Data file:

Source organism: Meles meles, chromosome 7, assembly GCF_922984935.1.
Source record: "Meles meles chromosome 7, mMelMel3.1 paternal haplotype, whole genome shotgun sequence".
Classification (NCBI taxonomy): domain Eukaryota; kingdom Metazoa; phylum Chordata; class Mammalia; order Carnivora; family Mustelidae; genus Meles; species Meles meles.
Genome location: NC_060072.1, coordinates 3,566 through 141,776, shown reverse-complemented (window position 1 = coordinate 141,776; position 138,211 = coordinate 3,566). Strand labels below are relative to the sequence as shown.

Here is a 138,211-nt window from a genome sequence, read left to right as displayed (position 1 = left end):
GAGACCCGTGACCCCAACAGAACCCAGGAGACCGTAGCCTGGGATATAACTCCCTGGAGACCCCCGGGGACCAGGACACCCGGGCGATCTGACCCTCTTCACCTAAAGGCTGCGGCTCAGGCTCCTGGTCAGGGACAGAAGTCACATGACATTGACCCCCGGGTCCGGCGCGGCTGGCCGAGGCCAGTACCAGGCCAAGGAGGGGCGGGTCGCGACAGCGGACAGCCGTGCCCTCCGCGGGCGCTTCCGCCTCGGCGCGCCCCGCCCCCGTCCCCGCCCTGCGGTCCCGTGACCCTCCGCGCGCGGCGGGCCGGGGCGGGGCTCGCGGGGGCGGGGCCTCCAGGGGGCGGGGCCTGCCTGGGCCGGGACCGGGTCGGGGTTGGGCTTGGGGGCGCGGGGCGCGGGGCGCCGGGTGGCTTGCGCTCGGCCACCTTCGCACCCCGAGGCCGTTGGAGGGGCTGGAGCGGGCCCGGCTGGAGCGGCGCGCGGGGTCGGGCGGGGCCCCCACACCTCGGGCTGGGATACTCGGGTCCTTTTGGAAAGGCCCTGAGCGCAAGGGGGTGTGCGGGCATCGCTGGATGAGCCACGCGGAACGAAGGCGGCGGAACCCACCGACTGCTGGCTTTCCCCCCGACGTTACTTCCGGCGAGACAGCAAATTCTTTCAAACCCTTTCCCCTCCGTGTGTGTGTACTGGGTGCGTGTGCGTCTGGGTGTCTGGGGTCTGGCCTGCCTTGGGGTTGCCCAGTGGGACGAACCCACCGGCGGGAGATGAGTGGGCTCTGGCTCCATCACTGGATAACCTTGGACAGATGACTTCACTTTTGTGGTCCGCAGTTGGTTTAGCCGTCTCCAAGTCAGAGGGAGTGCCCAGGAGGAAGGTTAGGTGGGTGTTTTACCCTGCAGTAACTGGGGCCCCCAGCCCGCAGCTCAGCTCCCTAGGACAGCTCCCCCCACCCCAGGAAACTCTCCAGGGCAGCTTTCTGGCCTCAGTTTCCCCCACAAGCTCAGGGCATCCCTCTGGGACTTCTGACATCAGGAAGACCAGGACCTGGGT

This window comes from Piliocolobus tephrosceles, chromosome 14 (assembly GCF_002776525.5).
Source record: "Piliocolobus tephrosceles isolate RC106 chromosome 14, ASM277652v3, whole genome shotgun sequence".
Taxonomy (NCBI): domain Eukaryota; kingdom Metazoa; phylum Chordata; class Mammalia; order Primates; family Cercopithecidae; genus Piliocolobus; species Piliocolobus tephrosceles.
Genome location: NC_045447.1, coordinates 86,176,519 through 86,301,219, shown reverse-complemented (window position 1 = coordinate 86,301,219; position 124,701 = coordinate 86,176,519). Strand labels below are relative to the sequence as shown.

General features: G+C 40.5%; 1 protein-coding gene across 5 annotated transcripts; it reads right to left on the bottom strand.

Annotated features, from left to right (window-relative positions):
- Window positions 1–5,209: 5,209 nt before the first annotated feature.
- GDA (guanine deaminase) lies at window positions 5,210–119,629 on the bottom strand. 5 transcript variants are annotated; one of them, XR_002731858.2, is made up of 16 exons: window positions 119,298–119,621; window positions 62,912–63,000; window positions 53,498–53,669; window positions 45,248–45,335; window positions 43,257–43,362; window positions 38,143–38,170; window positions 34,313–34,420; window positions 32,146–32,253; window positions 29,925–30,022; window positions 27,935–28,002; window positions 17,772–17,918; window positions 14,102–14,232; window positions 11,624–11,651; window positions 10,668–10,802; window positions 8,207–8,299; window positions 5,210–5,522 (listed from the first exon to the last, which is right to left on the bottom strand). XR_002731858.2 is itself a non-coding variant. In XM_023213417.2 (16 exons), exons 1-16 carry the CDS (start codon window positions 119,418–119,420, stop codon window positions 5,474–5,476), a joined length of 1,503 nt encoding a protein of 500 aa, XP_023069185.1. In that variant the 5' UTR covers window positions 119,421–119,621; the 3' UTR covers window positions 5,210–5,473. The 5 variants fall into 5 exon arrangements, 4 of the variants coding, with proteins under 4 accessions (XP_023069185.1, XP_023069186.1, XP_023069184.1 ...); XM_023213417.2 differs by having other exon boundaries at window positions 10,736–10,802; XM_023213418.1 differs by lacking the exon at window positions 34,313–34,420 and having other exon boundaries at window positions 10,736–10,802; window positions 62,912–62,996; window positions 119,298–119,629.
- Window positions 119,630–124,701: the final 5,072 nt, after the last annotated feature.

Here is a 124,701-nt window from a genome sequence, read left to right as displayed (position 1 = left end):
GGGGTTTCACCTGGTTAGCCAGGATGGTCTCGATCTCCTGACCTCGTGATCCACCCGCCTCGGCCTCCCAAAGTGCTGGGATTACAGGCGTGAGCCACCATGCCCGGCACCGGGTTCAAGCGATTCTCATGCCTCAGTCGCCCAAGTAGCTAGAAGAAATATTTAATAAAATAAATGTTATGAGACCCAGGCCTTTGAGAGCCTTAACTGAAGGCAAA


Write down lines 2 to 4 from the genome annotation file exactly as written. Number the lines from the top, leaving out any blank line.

Source record: "Meles meles chromosome 7, mMelMel3.1 paternal haplotype, whole genome shotgun sequence".
Classification (NCBI taxonomy): domain Eukaryota; kingdom Metazoa; phylum Chordata; class Mammalia; order Carnivora; family Mustelidae; genus Meles; species Meles meles.
Genome location: NC_060072.1, coordinates 3,566 through 141,776, shown reverse-complemented (window position 1 = coordinate 141,776; position 138,211 = coordinate 3,566). Strand labels below are relative to the sequence as shown.